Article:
Your guide to doing business in Belgium
Foreign Direct Investment in Belgium
The government welcomes inward investment from foreign companies, providing an array of tax benefits and shelters to encourage inward investment in key growth areas for the country. Tax benefits vary according to government strategy, but generally the country is always open to investment opportunities.
Identification as an employer is carried out via the 'WIDE' application (Werkgever-IDentificatie/ion-Employer). Each employer must be identified with the Banque Carrefour des Entreprises (BCE) and have a unique company number. The identification of employers with public authorities is done based on this company number (BCE number). After processing the electronic application via 'WIDE', the employer will receive a notification from the ONSS containing:
The service provider receives a copy of this notification. Identification as an employer with the ONSS is not only included in the directory of employers but also the BCE. Only the employer listed in the directory of employers has access to online social security services and any change relating to the company (head office, address, activity, legal form, etc.) must be communicated to the ECB
Payments to the Belgian authorities and to employees in Belgium can be made from a bank account outside Belgium.
The regular working week in Belgium is Monday to Friday, however, in some sectors, including retail and hospitality, the working week can range from Monday to Sunday. Working hours must not surpass 8 hours per day or 38 hours per week.
Full name: Kingdom of Belgium
Population: 11.46 million (Eurostat, 2019)
Major Languages: Dutch, French, German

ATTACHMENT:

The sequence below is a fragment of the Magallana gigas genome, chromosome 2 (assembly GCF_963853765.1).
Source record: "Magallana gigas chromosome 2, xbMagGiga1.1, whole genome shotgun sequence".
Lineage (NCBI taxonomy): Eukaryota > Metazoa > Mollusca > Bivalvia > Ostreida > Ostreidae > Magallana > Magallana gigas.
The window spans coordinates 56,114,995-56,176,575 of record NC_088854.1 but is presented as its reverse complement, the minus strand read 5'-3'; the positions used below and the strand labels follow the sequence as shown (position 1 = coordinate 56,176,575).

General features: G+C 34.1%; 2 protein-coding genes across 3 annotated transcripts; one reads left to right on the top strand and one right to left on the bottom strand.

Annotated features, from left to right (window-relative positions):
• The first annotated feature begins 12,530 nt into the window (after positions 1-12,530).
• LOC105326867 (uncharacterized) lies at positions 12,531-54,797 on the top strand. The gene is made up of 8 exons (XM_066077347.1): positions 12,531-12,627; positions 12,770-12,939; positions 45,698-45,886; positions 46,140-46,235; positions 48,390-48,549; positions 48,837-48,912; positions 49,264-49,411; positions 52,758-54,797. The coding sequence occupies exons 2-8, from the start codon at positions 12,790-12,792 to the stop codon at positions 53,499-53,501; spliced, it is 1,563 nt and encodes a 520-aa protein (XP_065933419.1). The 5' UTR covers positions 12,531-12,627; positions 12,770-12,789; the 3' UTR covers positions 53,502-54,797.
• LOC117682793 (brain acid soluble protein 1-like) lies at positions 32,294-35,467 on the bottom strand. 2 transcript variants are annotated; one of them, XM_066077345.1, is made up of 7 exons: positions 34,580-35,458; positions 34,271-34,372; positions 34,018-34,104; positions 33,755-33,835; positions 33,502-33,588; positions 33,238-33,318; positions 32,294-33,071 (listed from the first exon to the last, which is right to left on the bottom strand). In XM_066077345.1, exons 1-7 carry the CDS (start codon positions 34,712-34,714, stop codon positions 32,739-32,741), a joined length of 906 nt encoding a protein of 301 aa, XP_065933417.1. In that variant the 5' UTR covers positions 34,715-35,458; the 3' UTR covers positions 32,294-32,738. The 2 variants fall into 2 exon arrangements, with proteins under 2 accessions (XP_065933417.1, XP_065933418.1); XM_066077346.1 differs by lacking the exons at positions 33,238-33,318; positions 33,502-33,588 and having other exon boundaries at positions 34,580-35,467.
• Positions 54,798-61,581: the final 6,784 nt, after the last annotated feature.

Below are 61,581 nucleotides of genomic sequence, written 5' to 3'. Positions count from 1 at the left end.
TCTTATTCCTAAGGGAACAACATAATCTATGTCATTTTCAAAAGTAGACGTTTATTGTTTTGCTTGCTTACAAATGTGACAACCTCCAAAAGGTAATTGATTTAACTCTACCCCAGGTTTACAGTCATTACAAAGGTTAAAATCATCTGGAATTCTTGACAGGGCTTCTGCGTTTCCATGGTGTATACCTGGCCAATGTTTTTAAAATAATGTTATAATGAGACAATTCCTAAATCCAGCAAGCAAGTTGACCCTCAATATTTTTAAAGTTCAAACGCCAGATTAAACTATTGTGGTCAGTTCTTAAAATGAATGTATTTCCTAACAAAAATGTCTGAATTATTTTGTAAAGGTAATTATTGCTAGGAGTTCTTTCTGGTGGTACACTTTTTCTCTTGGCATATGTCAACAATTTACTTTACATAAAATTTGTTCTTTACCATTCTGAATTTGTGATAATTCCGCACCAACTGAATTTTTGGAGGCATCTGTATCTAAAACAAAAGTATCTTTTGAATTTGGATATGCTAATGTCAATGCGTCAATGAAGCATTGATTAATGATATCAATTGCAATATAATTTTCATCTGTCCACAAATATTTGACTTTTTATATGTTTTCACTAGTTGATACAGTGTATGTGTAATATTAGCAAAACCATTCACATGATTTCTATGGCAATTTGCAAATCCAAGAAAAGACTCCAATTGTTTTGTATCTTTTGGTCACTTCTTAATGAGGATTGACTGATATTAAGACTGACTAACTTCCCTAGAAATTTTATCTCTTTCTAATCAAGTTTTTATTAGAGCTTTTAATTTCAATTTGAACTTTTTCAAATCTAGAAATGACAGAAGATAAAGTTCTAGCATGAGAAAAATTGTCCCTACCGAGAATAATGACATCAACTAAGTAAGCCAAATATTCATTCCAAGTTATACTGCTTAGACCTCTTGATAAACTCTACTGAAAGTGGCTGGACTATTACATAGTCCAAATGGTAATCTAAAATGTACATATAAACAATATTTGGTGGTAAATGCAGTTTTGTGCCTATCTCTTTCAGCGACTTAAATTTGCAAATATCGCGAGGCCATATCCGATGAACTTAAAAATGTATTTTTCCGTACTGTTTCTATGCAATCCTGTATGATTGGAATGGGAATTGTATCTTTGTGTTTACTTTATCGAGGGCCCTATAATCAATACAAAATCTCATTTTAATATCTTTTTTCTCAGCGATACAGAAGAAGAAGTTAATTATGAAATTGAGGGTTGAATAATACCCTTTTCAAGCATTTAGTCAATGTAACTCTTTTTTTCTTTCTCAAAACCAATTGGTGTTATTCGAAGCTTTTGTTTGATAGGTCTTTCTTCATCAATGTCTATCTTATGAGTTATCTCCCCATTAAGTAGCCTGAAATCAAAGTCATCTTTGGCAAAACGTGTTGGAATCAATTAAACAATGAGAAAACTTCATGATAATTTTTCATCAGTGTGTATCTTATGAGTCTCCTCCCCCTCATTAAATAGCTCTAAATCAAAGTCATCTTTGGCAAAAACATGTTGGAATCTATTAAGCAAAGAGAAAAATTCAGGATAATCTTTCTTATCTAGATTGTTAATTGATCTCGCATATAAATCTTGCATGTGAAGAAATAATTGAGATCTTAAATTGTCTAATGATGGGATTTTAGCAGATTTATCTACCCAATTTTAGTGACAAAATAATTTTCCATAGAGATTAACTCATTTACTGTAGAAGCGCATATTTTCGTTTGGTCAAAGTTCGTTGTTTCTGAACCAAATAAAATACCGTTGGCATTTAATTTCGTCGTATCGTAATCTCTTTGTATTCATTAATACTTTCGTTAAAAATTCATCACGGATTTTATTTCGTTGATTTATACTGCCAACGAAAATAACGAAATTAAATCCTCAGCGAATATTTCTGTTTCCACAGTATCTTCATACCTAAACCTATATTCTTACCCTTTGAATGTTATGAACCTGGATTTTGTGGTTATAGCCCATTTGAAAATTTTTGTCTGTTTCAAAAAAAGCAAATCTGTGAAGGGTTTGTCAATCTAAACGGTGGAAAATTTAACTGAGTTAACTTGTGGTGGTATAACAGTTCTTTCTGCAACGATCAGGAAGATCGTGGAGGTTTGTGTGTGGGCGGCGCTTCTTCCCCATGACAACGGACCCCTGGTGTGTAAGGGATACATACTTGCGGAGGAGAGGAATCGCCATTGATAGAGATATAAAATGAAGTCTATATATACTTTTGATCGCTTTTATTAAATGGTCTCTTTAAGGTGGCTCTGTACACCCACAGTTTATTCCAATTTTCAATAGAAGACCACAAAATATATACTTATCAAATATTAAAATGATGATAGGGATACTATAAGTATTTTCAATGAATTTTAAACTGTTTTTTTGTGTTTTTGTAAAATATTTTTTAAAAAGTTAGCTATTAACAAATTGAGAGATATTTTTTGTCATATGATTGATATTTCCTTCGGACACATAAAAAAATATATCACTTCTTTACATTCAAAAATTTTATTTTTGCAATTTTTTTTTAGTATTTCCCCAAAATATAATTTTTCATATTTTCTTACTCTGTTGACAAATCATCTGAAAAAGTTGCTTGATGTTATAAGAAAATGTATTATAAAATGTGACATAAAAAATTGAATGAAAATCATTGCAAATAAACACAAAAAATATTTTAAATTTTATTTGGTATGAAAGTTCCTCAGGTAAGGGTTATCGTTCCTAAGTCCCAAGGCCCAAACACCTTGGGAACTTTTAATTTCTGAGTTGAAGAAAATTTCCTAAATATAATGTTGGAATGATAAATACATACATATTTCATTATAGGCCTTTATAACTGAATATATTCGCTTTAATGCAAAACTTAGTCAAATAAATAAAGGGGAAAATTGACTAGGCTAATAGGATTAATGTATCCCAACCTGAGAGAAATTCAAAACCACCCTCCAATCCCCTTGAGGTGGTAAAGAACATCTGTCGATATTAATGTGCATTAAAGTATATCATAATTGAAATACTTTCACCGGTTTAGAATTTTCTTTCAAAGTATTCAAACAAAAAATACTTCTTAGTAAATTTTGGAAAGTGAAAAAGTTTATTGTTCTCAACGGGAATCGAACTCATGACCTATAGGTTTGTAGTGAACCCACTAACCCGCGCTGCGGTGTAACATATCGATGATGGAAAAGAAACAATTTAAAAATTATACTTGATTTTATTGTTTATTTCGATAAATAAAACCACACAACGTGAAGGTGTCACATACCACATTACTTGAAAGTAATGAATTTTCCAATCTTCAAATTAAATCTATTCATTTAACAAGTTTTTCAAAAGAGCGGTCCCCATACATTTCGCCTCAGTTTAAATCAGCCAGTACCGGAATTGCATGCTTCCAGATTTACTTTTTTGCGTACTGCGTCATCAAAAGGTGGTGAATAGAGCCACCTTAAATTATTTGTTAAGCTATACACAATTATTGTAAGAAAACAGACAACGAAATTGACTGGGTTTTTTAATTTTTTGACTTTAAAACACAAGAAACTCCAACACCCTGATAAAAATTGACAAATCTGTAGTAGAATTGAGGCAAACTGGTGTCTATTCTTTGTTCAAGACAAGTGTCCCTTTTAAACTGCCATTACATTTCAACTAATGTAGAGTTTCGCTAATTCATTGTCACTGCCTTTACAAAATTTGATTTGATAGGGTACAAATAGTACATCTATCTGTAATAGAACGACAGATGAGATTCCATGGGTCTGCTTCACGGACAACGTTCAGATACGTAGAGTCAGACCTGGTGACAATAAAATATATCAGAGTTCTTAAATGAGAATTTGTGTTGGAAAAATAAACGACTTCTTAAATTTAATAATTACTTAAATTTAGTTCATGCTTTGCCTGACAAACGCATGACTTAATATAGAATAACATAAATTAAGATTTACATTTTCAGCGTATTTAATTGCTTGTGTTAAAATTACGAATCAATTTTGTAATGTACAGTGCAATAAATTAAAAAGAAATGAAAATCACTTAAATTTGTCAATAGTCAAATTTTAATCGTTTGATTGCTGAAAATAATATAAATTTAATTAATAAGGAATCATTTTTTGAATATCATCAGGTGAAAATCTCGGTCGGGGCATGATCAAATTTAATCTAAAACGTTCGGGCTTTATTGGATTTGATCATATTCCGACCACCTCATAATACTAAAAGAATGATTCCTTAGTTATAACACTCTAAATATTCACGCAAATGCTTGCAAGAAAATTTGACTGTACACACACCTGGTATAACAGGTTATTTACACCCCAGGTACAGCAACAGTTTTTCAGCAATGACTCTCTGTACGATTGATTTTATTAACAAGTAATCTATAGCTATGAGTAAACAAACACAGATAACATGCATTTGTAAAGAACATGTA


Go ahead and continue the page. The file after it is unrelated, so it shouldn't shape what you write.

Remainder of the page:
Monetary Unit: 1 euro = 100 cents
Main Exports: Machinery and electrical equipment, chemicals, vehicles, metals and diamonds
GNI per Capita: US $48,030 (MacroTrends, 2019)
Internet Domain: .be
International Dialling Code: +32
Good Morning Goedemorgen
Good Evening Goedenavond
Do you speak English? Spreek Je Engels?
Good Bye Tot Ziens
Thank You Dank u
See you Later Zie Je Later
Dates are usually written in the day, month and year sequence. For example, 1 July 2019 or 1/7/19.
Numbers are written with a period to denote thousands and a comma to denote fractions. For example, € 3.000,50 (three thousand Euro and fifty cents).
The tax year runs from 1 January to 31 December.
Employers are obliged to deduct Professional Withholding Tax (PWT or Precompte Professionel in French) from their employees' earnings per the issued tax withholding tables. The employing entity is responsible for withholding income taxes and any social security contributions payable from employment income and pensions, for making payment to the employee of any Belgian government allowances, and for making the required returns to the Belgian authorities. Manual workers must be paid at least every 16 days and white-collar workers must be paid at least once a month. A salary payment is due at the very latest four working days after the end of the period to which it relates. As an example, the April salary must be paid by the 4th working day in May.
Each month the employer pays a considerable amount on top of your salary into the social security fund. The employee also pays a proportion of their gross salary in social security contributions. This fund is then used to pay social security allowances:
Employers must submit a DIMONA IN Declaration to Déclaration IMmédiate/ONmiddellijke Aangifte (DIMONA) to register new employees with the National Social Security Office (NSSO) before their first day of work.
Employers must submit a DIMONA OUT Declaration to Déclaration IMmédiate/ONmiddellijke Aangifte (DIMONA) to register leaving employees with the National Social Security Office (NSSO). This must be submitted, at the latest, the next working day after the last day of employment.
Employers must give employees notice of their employment termination in writing. The employee must also be given paid time off during their notice period to look for other employment.